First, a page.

Mahisasura Mardini is a remarkable piece of audio drama matchless in Indian culture. Though the theme is mythical and the mantras Vedic, this program is a landmark composition. It's scripted by Bani Kumar, and narrated by Bhadra while Dijen Mukhopadhya, Manobendra Mukhopadhya (Tabo Achinta....), Sandhya Mukhopadhya, Arati Mukhopadhya, Utpala Sen, Shyamal Mitra and Supriti Ghosh (Bajlo tomar alor benu) sang in their melodious voices.[7] . The enchanting music is composed by none other than the immortal Pankaj Mullick[8], and the songs are rendered by famous singers of yesteryears, including Hemant Kumar and Arati Mukherjee. As the recital begins, the serene morning air resonates with the long drawn sound of the sacred conch shell, immediately followed by a chorus of invocation, melodiously setting the stage for the recitation of the Chandi Mantra.


Chandipath narrates that Durga is the primeval source of power, all qualities reside in her. She is one and yet known by many names. She is Narayani, Brahmani, Maheshwari, Shivaduti and She is the fierceful Chamunda, decked with a garland of skulls. The Goddess Chandika is eternal. She has no birth, no definite physical form. She assumes a manifestation of majestic might only to restore the process of Creation from the terrible Asuras or evil incarnates. Mahisasura, the terrible king of the Asuras had defeated the gods and driven them out of Heaven. The gods, dejected and humiliated went to Brahma, the god of creation Vishnu, the God of preservation and Mahadeva, the God of destruction, to report their defeat. These three Gods projected their energy and evoked a new form of energy. This energy then crystallised into the heavenly form of a Goddess. She was Mahamaya, the Mother of the Universe. The emergence of the goddess was an auspicious moment. The Goddess then emerged in full battle array to combat Mahisasura. The Himalayas gifted Her the lion to act as her carrier, Vishnu gave her the Chakra , Mahadeva gave her the trident, Yama gave her the danda, Brahma gave her the rosary and the container of sacred water. Armed with weapons of all kinds, the Mother Goddess defeated the Asuras, thus ending the rule of evil forces. The occasion of Mahalaya, thus, always goes on reminding mankind of the divine scheme of things that the Evil may have had its say, but it is ultimately the Good that has the last laugh.[9]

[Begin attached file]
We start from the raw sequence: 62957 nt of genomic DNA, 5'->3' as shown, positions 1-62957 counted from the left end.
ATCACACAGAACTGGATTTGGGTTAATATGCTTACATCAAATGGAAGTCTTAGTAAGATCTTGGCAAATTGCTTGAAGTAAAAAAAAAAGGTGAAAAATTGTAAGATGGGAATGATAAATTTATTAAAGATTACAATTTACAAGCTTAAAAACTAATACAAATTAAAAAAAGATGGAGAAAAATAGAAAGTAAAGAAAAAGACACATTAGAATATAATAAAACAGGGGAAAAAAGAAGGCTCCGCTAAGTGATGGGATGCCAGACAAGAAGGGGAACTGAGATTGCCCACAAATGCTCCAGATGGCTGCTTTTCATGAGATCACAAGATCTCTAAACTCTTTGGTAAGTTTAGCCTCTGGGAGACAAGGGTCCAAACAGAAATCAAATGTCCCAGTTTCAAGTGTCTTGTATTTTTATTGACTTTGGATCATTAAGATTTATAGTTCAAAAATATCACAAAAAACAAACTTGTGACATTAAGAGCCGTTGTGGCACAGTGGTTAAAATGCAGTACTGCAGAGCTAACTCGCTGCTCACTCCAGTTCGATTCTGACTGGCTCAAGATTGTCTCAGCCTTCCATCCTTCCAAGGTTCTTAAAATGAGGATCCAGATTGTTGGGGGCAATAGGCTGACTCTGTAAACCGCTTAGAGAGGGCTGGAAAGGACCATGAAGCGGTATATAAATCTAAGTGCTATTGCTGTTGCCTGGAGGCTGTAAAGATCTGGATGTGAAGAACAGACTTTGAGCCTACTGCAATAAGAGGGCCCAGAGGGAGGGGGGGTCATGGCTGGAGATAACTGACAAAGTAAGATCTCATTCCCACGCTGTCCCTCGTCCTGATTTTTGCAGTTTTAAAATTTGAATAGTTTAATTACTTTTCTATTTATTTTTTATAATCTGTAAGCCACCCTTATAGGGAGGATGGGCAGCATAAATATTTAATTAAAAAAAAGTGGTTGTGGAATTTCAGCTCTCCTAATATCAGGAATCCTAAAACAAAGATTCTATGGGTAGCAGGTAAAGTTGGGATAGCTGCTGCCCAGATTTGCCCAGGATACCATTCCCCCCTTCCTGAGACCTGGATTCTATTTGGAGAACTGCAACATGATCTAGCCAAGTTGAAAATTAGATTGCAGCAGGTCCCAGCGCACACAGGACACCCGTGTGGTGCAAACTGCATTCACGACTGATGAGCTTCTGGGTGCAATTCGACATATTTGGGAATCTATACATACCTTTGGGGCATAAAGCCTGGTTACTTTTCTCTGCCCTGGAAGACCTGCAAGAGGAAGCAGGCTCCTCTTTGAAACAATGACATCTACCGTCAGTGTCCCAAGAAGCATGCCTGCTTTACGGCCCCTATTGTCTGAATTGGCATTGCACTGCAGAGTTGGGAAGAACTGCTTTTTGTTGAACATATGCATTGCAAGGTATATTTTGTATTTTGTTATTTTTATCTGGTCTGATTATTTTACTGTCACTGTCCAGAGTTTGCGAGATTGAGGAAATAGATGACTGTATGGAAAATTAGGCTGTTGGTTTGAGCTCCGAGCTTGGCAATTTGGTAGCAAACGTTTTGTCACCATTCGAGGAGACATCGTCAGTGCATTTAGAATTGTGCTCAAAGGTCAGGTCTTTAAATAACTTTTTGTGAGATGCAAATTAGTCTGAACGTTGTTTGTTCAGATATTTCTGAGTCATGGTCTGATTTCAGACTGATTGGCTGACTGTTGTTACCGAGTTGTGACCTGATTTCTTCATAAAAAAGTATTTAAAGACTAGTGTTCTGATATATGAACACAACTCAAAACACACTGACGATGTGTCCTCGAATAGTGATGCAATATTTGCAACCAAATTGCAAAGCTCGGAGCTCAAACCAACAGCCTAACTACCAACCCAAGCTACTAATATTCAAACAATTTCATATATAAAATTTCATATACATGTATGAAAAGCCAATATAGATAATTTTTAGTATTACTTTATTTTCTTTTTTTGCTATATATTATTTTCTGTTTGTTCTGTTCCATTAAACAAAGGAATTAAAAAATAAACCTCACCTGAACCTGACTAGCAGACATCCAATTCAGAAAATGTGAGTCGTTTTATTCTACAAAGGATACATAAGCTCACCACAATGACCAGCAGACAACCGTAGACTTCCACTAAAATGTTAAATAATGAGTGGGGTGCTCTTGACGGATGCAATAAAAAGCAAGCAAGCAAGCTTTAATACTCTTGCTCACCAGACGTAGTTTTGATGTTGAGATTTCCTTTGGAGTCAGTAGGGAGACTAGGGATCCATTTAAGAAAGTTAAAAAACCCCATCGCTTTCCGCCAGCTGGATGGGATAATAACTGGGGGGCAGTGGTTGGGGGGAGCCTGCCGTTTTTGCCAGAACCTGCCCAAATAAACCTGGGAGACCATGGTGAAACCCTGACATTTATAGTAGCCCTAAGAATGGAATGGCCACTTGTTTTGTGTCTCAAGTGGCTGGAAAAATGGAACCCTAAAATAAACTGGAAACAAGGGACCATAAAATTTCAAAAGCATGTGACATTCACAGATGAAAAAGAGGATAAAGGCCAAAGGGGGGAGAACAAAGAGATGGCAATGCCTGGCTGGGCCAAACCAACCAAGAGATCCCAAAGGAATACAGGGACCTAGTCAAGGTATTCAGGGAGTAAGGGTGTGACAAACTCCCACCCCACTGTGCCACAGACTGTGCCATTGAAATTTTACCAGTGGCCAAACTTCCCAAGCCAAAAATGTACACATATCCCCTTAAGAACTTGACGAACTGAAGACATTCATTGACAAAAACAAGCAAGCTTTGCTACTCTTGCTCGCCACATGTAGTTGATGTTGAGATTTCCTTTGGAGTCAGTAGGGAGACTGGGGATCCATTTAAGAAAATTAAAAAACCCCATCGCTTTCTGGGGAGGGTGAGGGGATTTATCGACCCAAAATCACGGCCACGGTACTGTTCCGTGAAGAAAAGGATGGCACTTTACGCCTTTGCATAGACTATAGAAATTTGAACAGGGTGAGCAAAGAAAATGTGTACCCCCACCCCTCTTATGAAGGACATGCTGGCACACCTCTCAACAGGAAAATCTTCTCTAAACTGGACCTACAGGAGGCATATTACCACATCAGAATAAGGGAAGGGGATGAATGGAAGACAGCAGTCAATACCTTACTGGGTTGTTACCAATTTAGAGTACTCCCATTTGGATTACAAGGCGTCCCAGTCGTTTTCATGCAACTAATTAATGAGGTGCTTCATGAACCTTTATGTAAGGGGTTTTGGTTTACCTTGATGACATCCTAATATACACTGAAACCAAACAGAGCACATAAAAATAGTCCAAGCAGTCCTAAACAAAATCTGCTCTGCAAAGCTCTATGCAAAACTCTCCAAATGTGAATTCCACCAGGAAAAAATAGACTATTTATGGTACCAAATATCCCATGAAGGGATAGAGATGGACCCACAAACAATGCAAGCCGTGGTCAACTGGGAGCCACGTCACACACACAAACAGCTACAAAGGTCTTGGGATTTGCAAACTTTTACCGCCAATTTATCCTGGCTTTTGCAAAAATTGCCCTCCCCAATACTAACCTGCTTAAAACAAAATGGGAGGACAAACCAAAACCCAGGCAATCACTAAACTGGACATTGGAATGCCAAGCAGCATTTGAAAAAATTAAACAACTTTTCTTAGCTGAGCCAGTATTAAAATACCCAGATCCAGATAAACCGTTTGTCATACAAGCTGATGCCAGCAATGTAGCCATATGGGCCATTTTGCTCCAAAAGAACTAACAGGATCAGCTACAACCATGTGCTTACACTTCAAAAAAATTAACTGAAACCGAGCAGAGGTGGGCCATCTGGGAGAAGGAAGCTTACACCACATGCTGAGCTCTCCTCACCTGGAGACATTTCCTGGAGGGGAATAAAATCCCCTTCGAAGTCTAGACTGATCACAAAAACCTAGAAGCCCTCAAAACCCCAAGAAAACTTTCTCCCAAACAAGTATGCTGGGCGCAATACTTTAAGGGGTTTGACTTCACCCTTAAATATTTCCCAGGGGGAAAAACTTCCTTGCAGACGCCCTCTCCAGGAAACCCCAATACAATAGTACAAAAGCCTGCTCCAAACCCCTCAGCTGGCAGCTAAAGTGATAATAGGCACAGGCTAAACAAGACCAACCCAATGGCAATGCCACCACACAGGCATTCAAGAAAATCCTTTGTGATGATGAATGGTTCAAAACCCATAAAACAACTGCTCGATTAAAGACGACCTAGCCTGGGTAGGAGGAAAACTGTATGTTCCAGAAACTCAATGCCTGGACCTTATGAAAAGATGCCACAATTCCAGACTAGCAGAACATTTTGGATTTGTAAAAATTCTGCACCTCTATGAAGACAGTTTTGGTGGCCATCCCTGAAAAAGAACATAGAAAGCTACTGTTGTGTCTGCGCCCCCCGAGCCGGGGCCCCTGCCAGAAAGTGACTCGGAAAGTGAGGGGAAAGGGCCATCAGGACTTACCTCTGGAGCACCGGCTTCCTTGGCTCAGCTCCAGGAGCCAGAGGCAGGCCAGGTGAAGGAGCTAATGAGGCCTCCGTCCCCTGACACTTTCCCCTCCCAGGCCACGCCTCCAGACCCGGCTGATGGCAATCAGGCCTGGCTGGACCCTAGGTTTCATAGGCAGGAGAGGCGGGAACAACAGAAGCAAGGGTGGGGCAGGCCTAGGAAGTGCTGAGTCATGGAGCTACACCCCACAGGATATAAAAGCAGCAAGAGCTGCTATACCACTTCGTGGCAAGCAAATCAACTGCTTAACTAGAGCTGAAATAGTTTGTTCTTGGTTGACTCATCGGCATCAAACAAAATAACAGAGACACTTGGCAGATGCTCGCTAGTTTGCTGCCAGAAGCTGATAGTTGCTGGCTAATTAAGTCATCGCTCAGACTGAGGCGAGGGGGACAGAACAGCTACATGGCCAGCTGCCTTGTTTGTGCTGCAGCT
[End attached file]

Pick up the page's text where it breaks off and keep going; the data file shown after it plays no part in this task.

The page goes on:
The Story of Mahisasura Mardini